What to make of today's New York Times story raising suspicions that Republican Presidential candidate John McCain may have been cozying up too close with lobbyist Vicki Iseman.
Well, my first response is to state, unequivocally, I couldn't care less. Even if it's true, fine. If it's false, just fine with me. I do not care.
Of course, more troublesome than a possible romance, denied by both McCain and Iseman, is the more lurid and more likely possibility of influence peddling. About this matter I do care ... especially as it involves a politician who has wrapped himself in a mantle of integrity and independence.
My second response is to wonder why the NYT should consider this story newsworthy, apart from (1) its apparent sources are McCain's own advisers (whuh?) and (2) its echoey relevance to the Bill Clinton melodrama 10 years ago.
On the first count, that McCain's own advisers should delve into innuendo that might hurt their man in the eyes of righteous Americans everywhere is mystifying enough to deserve a story.
What could their motive be?
But, surely, there must be an ugly underbelly to this story, after all the Bushes (George H.W., George W., and Jeb) have jumped on the McCain-for-President bandwagon, and, more ominously, Karl Rove is now looking for a place on the wagon to park his own ample butt. And these are not men known for being, let us say, undevious.
And, moreover, last month the New York Times endorsed McCain among the Republican contenders ... and Hillary Clinton among the Democratic. It seems unlikely then that the Times is motivated by an anti-McCain bias, unless, of course, a scandal could benefit Clinton, their true darling, perhaps. But could it? A scandal at this level could do nothing except open old wounds for the Clintons....
Though, I suppose, there is a possibility, a remote one, that a scandal like this (if tinted in the illicit colors of adultery) could raise attention, even some sympathy for McCain and, by analogy, for Clinton. At the moment, McCain doesn't need the bump--not this type of bump, anyway--but Clinton could possibly find a way to capitalize on the situation--perhaps by nobly showering McCain and his family with compassion, in this dark hour, while subtly reminding the world that she, too, has known sorrow and suffering at the hands of unjust media.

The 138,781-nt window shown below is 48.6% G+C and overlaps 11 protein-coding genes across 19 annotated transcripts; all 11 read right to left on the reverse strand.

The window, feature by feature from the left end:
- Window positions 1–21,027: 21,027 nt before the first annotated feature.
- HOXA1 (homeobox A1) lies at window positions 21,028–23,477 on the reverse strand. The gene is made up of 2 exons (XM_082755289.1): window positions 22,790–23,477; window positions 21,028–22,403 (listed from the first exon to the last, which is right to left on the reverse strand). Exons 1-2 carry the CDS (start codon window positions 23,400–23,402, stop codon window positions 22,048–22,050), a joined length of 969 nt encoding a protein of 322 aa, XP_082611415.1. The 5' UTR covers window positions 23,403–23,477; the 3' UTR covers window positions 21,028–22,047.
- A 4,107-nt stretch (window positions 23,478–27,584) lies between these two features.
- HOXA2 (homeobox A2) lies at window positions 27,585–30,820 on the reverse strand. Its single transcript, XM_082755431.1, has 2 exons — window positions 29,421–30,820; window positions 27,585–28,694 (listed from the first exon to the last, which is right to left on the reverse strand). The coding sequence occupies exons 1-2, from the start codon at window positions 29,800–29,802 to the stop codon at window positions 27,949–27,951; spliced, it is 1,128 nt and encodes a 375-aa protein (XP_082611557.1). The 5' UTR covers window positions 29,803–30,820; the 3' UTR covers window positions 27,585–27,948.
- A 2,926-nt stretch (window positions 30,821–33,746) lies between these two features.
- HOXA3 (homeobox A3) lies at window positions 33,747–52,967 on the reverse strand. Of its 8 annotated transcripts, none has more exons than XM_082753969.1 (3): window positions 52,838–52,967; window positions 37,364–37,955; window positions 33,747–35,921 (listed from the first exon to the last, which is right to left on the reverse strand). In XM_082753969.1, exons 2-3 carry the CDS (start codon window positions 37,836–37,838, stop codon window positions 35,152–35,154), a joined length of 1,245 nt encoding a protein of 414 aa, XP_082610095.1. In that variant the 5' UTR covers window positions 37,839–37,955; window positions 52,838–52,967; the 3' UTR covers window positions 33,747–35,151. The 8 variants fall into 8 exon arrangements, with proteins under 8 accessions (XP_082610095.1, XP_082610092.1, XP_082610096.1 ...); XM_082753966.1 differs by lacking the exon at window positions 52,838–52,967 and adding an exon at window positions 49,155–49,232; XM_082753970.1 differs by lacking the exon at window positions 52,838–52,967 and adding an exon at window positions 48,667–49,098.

Hard to read. Really really hard.
My third response is this: Could it be Huckabee? Not necessarily the amiable yet devout, purpose-driven creationist himself, whose name so warmly evokes Mark Twain and a chain of family restaurants. But his supporters?
Is the religious right capable of falsely smearing a former military hero like McCain in order to give a boost to their boy Mike?
Short answer: You bet.
And I'd be surprised if the religious right has NOT been cooking up something right along this line ... even if not this particular scandal.
So if the simplest explanation is the best (which it so seldom is, by the way), then I would say supporters of Huckabee are lurking in the shadows of this new revelation.
But with Rove and the Bushes circling around in McCain waters these days, it's hard for me not to imagine that somehow this is a maneuver to help McCain (if indeed he is their man), though the "how" may be as elaborate and slow to unwind as the marketing campaign for Cloverfield.
Careful readers may notice that I have not considered the possibility that the story is, true or not, simply a thing of chance and coincidence--that the Times is pursuing only solid, straightforward reportage; that McCain's advisers have spoken up in the spirit of sincere, if perhaps mistaken, civic responsibility; that Rove and/or the religious right are in no way involved in an elaborate conspiracy to (once again) spoil the democratic processes of free election.
My friends could say I watch The Wire too much, but my doubts about the transparency of American power and the American "way of life" are much older than The Wire.
Can the system really be as corrupt as I automatically suspect it is? Can media and/or political power brokers really be as contemptuous of the truth and history as my knee-jerk suspicions hint that they are? Are we now alive in a place and a time that put the Medicis' Florence to shame?
Short answer: You bet.